I told Jake's story a few years ago, but I'm going to repost it here. He was a special dog who danced with death more than once and walked (hopped?) away, but it was his time. We gave him the best life we could, and his memory will always be with us. I added some pictures at the end.
So here's the story of Jake, and just remember that all dogs go to heaven. I know he's there now. Maybe with all four of his legs back, who knows.
The Three-Legged Wonder Wiener
So, I gathered from everyone's responses last week that the How I Met My Hubby story went over real well. Darn it all, I hate it when my sister Leah is so right all the time.
But I thought I'd keep the quirky story thing going this week by talking about my dog, Jake.
Jake the Three Legged Wonder Wiener.
That's right. Three legs.
This is Jake's story. Everyone has one, even the dog.
So Jason and I had gotten married and bought a house. And you know what that means for young professionals on the fence about starting a family right away - yup. A dog.
I grew up with wiener dogs and wanted to get one. Jason didn't care a whole lot one way or the other, but he wanted veto power. My mom's wieners were a handful back in the day (known as the terrorists from the family we adopted them from) and Jason didn't want to be sued by people who'd had their ankles broken by a tiny dog with an size complex. And being a frugal bleeding heart liberal, I didn't want to pay $500 for a purebred when there were plenty of perfectly good dogs in shelters.
Thus, the quest for a dog began. We lived in Chicago, which had a dedicated dachshund rescue organization. But for every wiener profile I brought home, Jason found problems. Not good with kids (pretty common for wieners). Antisocial. Kills bunnies in the yard. (Although, Jason fondly thinks of Red Fred, the dog who killed bunnies, when Jake sits 10 feet from a bunny and has no idea it's even there. What he wouldn't give for a bunny hunter these days.) Every dog was not right for our family.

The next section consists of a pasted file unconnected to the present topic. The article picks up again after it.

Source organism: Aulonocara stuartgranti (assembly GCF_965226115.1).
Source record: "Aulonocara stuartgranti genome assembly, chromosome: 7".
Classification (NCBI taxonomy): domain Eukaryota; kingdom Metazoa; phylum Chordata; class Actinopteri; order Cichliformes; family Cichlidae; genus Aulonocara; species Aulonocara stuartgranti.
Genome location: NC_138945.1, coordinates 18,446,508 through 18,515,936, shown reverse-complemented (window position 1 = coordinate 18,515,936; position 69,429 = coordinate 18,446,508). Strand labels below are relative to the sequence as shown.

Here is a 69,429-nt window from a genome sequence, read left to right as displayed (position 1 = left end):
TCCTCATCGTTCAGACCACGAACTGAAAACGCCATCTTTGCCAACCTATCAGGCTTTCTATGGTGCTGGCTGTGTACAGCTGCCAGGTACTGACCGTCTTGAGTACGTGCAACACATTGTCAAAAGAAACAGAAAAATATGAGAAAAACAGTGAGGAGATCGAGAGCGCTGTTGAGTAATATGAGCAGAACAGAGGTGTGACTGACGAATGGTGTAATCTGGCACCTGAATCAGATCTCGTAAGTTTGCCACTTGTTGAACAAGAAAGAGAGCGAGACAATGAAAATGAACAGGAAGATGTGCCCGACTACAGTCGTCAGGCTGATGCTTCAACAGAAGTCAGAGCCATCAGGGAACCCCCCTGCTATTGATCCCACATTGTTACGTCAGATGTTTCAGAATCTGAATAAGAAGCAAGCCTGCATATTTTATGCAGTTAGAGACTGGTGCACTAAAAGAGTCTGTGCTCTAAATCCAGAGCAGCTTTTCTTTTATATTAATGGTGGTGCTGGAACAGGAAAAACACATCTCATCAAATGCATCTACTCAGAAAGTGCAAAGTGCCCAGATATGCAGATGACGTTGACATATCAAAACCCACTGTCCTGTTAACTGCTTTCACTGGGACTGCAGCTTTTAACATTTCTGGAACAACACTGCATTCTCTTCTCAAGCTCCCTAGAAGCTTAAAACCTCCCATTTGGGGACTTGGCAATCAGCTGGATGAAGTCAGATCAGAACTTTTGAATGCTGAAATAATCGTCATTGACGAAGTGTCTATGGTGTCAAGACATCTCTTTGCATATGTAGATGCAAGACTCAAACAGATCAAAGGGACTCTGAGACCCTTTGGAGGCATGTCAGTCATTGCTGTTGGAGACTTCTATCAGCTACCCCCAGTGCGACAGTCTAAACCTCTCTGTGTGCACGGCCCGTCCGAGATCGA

So I broadened the scope of the search. Wisconsin wiener dogs. Indiana wiener dogs. Missouri wiener dogs. And Jason found problems with each and every one.
I kept searching. I enlisted the help of my sister Hannah. Hannah has the unique gift to find the most pitiful animal available and fall in love. So she started trolling Petfinder.com, where she'd gotten her high-strung cat, Dulcie (Love you, Dulc!). And I got an email from her. "He's so cute!" she gushed. So I clicked on the link, and saw a cute little red wiener dog.
With no left front leg.
"He's missing a leg!" I wrote back.
"But he's so cute!" she repeated.
So I printed Jake off and took him home to show Jason. And the man went, (and I quote), "Awww."
Problem was, Jake was in Tennessee, and this was December. So I contacted Jake's keepers, Jerry's Rescues, and they agreed to hold him until April (our vacation) if we paid $125 to cover the two for one cost of leg amputation and neutering. Oh, and we had to have a home visit to make sure we were appropriate people for a wiener dog.
Jason still rolls his eyes at that. We had to be interviewed by other wiener dog lovers to make sure we we're some sort of deviant wiener dog fanatics. Although he did make them cookies. . . I love that man.
Vacation time approached. We planned our vacation around a trip to Tennessee. A few days in Nashville, then on to Lewisburg where Jake was at. We ate pralines and saw Little Jimmy Dickens do his thing at the Grand Ole Opry. And then we left the touristy parts behind and headed for the hills.
Literally. Lewisburg is a small burg, famous only for the Tennessee Walking Horse Hall of Fame, which is an actual Hall between the lobby of the National Tennessee Walking Horse Association building and the secretary's office. A hallway with pictures.
And we had a few more hours to kill. We spent them in the Piggly Wiggly. And then we drove out to The Middle of Nowhere.
Cue freaky banjos playing ominously in the background.
Jerry's house was way out in the hills, several miles from paved roads. No one but about 100 dogs were home when we got there, and they were all barking. Jerry apparently subscribes to the never-throw-stuff-away philosophy, popularized during the Great Depression, because there was stuff everywhere.
The banjos got a little louder.
We waited for an hour in our little car, rain pouring (of course rain was pouring). Finally, Jerry showed up. Picture Grizzly Adams holding a chihuahua, because that's what he was.